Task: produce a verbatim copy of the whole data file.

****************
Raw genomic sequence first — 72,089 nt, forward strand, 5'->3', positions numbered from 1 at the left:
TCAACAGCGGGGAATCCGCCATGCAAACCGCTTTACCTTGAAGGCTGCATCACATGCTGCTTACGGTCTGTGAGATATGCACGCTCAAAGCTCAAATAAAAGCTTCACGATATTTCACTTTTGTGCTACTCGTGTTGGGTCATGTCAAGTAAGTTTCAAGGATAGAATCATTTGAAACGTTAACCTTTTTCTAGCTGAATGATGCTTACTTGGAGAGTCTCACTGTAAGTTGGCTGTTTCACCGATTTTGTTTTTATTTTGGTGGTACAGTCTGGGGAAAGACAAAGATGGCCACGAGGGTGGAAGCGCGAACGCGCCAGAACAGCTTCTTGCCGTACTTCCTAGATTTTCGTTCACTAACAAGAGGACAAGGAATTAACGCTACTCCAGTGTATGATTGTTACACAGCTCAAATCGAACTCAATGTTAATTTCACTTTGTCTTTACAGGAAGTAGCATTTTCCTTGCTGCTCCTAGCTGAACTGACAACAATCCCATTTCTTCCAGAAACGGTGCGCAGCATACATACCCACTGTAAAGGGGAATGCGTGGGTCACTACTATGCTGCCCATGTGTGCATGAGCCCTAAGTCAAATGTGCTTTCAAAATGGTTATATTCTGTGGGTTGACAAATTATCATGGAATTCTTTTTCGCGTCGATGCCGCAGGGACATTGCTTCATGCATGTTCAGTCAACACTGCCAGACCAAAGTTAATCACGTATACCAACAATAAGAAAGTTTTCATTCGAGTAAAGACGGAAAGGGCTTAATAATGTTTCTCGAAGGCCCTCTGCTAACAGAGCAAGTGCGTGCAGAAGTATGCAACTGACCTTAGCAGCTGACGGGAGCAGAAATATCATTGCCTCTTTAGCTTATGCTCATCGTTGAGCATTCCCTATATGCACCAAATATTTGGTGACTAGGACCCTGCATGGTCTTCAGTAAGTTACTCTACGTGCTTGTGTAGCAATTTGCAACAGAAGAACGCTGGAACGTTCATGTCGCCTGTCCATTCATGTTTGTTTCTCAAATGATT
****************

Raw genomic sequence first — 72,089 nt, forward strand, 5'->3', positions numbered from 1 at the left:
TCAACAGCGGGGAATCCGCCATGCAAACCGCTTTACCTTGAAGGCTGCATCACATGCTGCTTACGGTCTGTGAGATATGCACGCTCAAAGCTCAAATAAAAGCTTCACGATATTTCACTTTTGTGCTACTCGTGTTGGGTCATGTCAAGTAAGTTTCAAGGATAGAATCATTTGAAACGTTAACCTTTTTCTAGCTGAATGATGCTTACTTGGAGAGTCTCACTGTAAGTTGGCTGTTTCACCGATTTTGTTTTTATTTTGGTGGTACAGTCTGGGGAAAGACAAAGATGGCCACGAGGGTGGAAGCGCGAACGCGCCAGAACAGCTTCTTGCCGTACTTCCTAGATTTTCGTTCACTAACAAGAGGACAAGGAATTAACGCTACTCCAGTGTATGATTGTTACACAGCTCAAATCGAACTCAATGTTAATTTCACTTTGTCTTTACAGGAAGTAGCATTTTCCTTGCTGCTCCTAGCTGAACTGACAACAATCCCATTTCTTCCAGAAACGGTGCGCAGCATACATACCCACTGTAAAGGGGAATGCGTGGGTCACTACTATGCTGCCCATGTGTGCATGAGCCCTAAGTCAAATGTGCTTTCAAAATGGTTATATTCTGTGGGTTGACAAATTATCATGGAATTCTTTTTCGCGTCGATGCCGCAGGGACATTGCTTCATGCATGTTCAGTCAACACTGCCAGACCAAAGTTAATCACGTATACCAACAATAAGAAAGTTTTCATTCGAGTAAAGACGGAAAGGGCTTAATAATGTTTCTCGAAGGCCCTCTGCTAACAGAGCAAGTGCGTGCAGAAGTATGCAACTGACCTTAGCAGCTGACGGGAGCAGAAATATCATTGCCTCTTTAGCTTATGCTCATCGTTGAGCATTCCCTATATGCACCAAATATTTGGTGACTAGGACCCTGCATGGTCTTCAGTAAGTTACTCTACGTGCTTGTGTAGCAATTTGCAACAGAAGAACGCTGGAACGTTCATGTCGCCTGTCCATTCATGTTTGTTTCTCAAATGATT